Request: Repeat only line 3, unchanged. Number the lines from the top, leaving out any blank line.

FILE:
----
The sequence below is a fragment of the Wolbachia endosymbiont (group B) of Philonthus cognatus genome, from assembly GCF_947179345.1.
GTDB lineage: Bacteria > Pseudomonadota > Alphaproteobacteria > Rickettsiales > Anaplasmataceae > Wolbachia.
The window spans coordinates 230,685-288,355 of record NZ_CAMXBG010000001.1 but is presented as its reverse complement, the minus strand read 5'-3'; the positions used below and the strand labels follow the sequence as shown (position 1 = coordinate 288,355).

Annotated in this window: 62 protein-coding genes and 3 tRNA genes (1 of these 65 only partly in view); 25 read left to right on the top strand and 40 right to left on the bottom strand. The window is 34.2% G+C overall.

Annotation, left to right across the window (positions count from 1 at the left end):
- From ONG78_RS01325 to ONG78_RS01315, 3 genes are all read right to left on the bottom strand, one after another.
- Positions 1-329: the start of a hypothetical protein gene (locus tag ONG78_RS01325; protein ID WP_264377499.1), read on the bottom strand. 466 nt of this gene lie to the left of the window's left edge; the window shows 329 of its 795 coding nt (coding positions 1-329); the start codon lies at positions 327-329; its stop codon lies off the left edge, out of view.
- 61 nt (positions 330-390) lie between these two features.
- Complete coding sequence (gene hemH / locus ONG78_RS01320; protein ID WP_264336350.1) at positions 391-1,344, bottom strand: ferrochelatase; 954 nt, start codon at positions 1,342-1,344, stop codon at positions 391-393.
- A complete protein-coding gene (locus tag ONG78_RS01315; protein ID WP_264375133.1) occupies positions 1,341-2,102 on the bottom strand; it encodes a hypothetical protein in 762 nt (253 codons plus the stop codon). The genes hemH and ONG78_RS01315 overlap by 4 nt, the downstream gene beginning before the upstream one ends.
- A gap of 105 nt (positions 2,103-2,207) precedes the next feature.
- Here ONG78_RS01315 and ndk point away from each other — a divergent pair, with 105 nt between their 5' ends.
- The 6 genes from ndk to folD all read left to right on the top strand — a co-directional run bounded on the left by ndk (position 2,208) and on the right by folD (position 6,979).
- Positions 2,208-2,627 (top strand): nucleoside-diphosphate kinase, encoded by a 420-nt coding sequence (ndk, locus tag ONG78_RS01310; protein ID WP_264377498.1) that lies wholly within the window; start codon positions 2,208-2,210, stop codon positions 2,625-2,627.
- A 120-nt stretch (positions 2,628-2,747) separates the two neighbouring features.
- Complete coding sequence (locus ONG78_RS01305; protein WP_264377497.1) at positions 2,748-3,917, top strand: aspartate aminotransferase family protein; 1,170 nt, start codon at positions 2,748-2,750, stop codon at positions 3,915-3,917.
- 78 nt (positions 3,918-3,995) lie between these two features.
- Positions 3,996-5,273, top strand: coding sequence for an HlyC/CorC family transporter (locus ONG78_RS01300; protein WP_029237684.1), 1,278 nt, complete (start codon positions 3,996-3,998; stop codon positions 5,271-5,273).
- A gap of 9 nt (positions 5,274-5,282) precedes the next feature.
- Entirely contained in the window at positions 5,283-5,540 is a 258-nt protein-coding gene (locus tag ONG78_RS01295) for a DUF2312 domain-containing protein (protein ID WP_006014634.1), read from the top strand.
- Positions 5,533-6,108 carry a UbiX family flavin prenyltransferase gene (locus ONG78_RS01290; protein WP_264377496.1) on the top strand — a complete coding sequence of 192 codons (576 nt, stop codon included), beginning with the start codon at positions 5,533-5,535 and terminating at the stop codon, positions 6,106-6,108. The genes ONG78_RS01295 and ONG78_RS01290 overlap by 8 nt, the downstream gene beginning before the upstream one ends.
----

The window spans coordinates 230,685-288,355 of record NZ_CAMXBG010000001.1 but is presented as its reverse complement, the minus strand read 5'-3'; the positions used below and the strand labels follow the sequence as shown (position 1 = coordinate 288,355).